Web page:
Building a Team

Lisa Leath shares attributes of effective teams, dealing with conflicts

Leath

An unnecessary conflict in the workplace, as described by Leath HR Group President LISA LEATH, is a public power struggle that can be resolved in private and is a complete waste of everyone else’s time.

“People do strange things when they feel vulnerable,” Leath says.

She works with business leaders to provide HR solutions so that businesses and employees are more productive.

Leath, who graduated from the School of Labor and Employment Relations at Penn State University, has experience working with pharmaceutical companies, healthcare, start-ups, technology companies, and non-profits.

She answers questions on effective teams, roles within a team, how to approach unnecessary conflicts, and how to learn from them once they are resolved.


WILMA: What attributes make a team effective?
Leath: “Successful, operational teams start with great team members. Experiences, skills, ambition, and opinions are wonderful, but those team members have to have an environment where transparent, innovative ideas and language can be used to advance the team. Intellectual debate, openness to ideas that are uncomfortable/unfamiliar as well as collaboration and consensus are attributes of the best teams I’ve worked on.”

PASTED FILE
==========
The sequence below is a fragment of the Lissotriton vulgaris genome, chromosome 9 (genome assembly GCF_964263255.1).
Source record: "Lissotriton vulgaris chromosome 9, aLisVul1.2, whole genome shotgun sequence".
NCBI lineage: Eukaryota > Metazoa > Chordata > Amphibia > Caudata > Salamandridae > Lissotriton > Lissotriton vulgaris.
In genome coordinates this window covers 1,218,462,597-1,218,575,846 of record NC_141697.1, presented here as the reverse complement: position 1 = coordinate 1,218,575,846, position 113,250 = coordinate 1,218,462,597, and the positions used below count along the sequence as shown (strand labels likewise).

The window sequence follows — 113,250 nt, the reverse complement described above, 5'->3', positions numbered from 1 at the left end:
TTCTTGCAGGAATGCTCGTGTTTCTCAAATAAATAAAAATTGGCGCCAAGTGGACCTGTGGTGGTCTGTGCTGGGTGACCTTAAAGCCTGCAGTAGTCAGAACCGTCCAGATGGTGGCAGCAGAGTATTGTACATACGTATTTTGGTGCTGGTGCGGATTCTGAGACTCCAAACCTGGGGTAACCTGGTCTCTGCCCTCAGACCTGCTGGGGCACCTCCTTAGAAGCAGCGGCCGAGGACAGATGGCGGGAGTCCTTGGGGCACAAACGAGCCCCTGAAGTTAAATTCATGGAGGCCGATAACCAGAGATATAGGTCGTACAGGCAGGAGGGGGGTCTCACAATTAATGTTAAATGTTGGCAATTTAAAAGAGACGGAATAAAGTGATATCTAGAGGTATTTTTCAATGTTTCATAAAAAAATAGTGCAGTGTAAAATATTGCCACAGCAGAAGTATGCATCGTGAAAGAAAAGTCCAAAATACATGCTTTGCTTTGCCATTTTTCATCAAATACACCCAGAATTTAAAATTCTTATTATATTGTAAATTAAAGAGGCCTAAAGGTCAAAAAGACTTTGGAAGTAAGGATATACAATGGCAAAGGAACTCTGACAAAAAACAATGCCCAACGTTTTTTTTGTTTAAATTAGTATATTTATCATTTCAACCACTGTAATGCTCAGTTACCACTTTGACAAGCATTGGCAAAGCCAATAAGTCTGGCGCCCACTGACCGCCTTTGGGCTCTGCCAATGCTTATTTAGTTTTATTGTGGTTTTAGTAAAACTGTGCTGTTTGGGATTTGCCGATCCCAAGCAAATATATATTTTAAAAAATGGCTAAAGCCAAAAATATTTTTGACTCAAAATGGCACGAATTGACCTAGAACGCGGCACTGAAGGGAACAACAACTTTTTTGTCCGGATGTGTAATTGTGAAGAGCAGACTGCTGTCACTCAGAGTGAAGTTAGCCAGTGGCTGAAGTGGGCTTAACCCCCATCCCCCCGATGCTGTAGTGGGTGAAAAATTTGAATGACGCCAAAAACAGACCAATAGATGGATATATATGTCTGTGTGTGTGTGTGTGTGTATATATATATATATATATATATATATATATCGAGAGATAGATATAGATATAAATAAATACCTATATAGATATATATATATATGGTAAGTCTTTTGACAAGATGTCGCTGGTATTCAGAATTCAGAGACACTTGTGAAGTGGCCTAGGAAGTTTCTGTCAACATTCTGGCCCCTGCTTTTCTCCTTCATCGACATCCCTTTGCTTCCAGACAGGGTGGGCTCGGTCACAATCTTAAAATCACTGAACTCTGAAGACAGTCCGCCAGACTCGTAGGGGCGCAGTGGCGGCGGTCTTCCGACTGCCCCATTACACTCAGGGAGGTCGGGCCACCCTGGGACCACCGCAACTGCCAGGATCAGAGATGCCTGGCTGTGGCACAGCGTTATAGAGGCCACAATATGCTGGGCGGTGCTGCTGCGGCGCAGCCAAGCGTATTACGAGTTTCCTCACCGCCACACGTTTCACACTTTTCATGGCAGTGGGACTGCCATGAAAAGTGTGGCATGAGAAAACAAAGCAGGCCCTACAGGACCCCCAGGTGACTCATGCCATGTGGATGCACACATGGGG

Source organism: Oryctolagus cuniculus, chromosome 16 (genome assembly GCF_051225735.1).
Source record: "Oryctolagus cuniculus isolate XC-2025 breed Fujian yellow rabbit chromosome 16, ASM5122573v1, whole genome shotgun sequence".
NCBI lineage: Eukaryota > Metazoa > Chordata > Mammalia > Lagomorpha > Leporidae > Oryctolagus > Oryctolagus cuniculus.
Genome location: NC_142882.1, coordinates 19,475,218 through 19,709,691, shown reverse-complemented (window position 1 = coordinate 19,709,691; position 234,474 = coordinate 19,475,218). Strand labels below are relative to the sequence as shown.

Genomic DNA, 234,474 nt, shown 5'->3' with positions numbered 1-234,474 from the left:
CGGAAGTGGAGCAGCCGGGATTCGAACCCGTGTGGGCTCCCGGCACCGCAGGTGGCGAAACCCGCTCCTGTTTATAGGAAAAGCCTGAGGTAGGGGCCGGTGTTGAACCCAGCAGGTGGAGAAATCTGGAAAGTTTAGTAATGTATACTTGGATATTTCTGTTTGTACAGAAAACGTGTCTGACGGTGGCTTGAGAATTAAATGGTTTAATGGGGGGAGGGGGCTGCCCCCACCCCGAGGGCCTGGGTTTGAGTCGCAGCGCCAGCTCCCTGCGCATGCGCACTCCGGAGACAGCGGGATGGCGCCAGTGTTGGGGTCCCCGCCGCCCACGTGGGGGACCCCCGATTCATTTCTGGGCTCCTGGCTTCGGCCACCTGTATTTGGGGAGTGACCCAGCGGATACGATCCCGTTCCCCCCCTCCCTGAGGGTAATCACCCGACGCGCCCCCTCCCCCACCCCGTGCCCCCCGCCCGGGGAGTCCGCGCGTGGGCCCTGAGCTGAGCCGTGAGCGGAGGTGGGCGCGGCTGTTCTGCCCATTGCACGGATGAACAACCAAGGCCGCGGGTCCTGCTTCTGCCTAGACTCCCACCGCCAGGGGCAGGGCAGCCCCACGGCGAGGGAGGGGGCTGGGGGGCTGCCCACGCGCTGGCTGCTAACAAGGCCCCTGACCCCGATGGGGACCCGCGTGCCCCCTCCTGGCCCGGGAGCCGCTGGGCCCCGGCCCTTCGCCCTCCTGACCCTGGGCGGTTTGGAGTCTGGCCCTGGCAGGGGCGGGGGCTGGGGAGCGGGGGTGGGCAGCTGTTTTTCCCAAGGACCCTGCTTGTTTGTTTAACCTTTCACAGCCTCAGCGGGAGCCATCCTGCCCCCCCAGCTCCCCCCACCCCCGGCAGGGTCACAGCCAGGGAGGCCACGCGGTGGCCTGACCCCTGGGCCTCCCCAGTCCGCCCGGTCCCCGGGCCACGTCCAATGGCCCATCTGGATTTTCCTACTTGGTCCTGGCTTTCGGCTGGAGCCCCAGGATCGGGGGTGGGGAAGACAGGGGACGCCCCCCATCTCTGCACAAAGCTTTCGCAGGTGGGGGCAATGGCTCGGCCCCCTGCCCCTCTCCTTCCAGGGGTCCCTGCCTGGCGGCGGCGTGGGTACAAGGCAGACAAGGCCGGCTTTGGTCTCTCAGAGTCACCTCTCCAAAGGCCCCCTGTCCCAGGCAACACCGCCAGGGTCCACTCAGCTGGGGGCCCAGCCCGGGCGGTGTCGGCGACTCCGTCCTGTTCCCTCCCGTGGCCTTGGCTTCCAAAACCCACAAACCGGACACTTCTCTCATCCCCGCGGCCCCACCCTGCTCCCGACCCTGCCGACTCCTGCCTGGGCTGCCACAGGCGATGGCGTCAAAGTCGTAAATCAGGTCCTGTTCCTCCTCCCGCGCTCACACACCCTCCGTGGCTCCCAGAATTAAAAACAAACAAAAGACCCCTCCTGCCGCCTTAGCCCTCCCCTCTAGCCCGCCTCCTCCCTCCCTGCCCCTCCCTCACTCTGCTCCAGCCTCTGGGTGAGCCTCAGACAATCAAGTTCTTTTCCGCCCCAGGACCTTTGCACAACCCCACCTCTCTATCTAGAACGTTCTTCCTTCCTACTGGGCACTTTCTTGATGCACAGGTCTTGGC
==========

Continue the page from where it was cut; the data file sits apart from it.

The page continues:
WILMA: If a team you are part of is not progressing or being proactive, what are some ways to steer the team in the right direction?
Leath: “Start a team meeting by reviewing the scope of the project everyone’s involved with then ask people about their individual priorities and responsibilities. Whiteboard it so you can actually see responsibilities are spread in a way that maximizes skills across team members and doesn’t overburden one person. Make sure everyone has a chance to voice their opinions and concerns.”

WILMA: Should each team member have a specific role within a team or how should the team structure work?
Leath: “In order to maintain order amongst the collaborative chaos of a great team, there should be a leader who has broad decision-making power when consensus cannot be reached. To clarify roles and responsibilities of team members, the RACI model (who is responsible, accountable, who needs to be consulted or informed) is great to deploy upon team kickoff.”

WILMA: What are the best ways for someone to approach unnecessary conflicts and seek to resolve it?
Leath: “If you recognize yourself being in a position of unnecessary conflict, get some alone time and make a plan to address the situation, behavior, and impact of your own actions and others’ in a constructive [live] conversation. Often, getting to know the other person that you’re having conflict with can be resolved by extending an olive branch – ‘I feel if we get past whatever we’re dealing with right now, we could make a great team. Want to go to lunch or grab a coffee?’”

WILMA: Are there ways to grow and learn after experiencing an unnecessary conflict?
Leath: “After experiencing unnecessary conflict, you should reflect on what NOT to say/do if the same situation ever arises again. Have a go-to diffusing one-liner. Think about how you can effectively communicate your dissatisfaction with the dysfunction. On the flip side, conflict means that boundaries are being tested. This can be a good thing, especially when you’re trying to advance a business. Just because you think it’s unnecessary, doesn’t mean it actually is, so consider the other person’s point of view.”


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Categories: Women to Watch

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